# Conservation of momentum velocity problem

• kozis
In summary, the conversation is about a physics problem with a tube and two fragments colliding with it. The question is whether the tube gains velocity after the collisions or remains at zero velocity. The answer provided is that the velocity should be zero because the momentum of the system is conserved. The fragments have equal and opposite momenta, which cancel each other out and result in a net momentum of zero.
kozis
Homework Statement are included in the attached image.

I've solved the first two parts, my question is about part c. It makes more sense for me to think that the tube has gained some velocity after the collisions and moves to one direction. Probably on the left because the velocity gained from fragment A is bigger than B. But the answer provided says that the velocity should be zero because nothing moves inside the tube and the system's momentum is zero. can someone please explain this to me? I really don't get it. As I mentioned before my thinking is that at first tube gains some velocity after fragment A collides on it and that after collision of fragment B,tube will still be moving with less velocity.

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kozis said:
It makes more sense for me to think that the tube has gained some velocity after the collisions and moves to one direction. Probably on the left because the velocity gained from fragment A is bigger than B.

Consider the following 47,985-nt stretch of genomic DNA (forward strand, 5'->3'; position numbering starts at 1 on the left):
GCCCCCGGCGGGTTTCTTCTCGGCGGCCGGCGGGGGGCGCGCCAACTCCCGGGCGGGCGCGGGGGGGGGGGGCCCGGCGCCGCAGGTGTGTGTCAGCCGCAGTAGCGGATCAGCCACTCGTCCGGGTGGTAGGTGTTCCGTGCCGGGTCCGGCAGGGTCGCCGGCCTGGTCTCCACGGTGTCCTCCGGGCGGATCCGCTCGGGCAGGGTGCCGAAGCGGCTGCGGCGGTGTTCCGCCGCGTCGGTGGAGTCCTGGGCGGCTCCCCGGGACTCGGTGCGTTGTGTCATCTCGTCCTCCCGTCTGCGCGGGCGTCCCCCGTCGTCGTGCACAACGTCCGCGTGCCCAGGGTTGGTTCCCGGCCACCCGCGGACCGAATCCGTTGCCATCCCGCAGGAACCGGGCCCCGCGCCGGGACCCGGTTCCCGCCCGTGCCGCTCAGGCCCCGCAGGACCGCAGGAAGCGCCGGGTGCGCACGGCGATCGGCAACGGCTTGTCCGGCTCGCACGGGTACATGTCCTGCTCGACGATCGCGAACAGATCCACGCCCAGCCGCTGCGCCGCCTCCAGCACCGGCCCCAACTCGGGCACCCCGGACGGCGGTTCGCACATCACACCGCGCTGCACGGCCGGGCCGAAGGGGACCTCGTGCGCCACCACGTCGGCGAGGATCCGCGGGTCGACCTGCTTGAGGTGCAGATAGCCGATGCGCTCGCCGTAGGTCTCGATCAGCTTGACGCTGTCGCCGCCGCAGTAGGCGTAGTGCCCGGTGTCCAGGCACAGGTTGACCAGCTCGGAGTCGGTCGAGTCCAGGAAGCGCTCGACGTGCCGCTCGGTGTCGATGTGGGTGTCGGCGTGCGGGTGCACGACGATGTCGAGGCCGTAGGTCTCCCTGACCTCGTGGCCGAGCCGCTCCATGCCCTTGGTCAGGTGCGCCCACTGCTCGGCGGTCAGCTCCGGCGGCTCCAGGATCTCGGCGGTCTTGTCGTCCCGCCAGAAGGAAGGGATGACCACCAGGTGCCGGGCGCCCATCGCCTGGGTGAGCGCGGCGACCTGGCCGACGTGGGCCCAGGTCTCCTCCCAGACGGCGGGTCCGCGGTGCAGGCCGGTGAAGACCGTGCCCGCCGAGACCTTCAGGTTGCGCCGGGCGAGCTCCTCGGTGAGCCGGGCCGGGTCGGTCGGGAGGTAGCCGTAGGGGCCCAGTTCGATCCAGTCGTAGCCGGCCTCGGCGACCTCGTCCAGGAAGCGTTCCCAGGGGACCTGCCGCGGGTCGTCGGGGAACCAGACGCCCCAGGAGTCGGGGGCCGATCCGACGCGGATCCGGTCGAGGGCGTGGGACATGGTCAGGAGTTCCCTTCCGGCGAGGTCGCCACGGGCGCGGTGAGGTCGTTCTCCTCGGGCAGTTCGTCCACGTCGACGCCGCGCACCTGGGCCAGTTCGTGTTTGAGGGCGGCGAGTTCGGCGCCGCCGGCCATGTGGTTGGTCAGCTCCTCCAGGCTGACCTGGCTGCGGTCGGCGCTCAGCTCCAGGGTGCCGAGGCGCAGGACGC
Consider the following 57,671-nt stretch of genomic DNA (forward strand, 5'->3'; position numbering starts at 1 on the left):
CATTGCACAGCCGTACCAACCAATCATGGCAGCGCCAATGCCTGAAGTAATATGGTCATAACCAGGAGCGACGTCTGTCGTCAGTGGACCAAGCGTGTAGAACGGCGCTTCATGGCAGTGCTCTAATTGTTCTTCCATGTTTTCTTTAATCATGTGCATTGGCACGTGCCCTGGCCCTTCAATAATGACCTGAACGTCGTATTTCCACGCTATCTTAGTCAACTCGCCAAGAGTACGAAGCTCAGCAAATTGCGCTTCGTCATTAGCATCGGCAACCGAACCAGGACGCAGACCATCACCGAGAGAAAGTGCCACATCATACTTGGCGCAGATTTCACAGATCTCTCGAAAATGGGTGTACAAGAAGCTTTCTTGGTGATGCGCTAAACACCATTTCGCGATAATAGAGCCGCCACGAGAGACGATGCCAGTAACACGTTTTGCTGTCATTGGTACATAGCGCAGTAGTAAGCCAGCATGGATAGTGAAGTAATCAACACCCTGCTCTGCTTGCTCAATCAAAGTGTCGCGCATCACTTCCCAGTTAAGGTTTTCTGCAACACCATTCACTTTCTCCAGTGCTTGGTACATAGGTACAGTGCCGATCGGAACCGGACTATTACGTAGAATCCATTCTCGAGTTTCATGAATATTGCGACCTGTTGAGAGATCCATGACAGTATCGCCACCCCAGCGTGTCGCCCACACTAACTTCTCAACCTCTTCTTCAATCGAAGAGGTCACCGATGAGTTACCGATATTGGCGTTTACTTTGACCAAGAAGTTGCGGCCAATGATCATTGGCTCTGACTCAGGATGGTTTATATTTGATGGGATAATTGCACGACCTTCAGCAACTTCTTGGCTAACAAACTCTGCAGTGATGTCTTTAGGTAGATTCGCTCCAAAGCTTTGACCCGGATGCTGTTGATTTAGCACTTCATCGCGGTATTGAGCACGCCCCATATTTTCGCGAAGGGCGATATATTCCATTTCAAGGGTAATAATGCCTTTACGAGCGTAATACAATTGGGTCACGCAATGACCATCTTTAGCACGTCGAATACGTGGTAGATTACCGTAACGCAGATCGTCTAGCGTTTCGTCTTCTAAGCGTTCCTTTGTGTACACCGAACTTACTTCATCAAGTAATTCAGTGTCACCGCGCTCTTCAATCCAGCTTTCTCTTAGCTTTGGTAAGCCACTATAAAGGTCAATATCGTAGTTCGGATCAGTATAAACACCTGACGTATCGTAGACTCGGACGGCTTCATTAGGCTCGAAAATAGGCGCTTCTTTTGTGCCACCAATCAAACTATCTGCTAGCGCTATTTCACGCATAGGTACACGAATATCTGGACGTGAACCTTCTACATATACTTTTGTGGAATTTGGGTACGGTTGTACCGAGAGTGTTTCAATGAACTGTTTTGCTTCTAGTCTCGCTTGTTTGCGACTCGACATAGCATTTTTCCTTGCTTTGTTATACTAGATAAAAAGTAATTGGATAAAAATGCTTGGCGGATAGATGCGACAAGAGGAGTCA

What counts is the momentum, not just the velocity. And the fragments have equal and opposite momenta.

## 1. What is the conservation of momentum equation?

The conservation of momentum equation states that the total momentum of a closed system remains constant, meaning that the initial momentum of the system must equal the final momentum of the system.

## 2. How is momentum defined?

Momentum is defined as the product of an object's mass and velocity. It is a vector quantity, meaning it has both magnitude and direction.

## 3. What is the relationship between mass and velocity in the conservation of momentum equation?

In the conservation of momentum equation, the mass and velocity are directly proportional. This means that if one increases, the other must decrease in order for the total momentum to remain constant.

## 4. How does the law of conservation of momentum apply to real-life situations?

The law of conservation of momentum applies to many real-life situations, such as collisions between objects, rocket propulsion, and the motion of planets in the solar system. It is a fundamental principle in physics that helps us understand and predict the behavior of objects in motion.

## 5. Can the conservation of momentum be violated?

No, the conservation of momentum is a fundamental law of physics and cannot be violated. In any closed system, the total momentum will remain constant unless acted upon by an external force.

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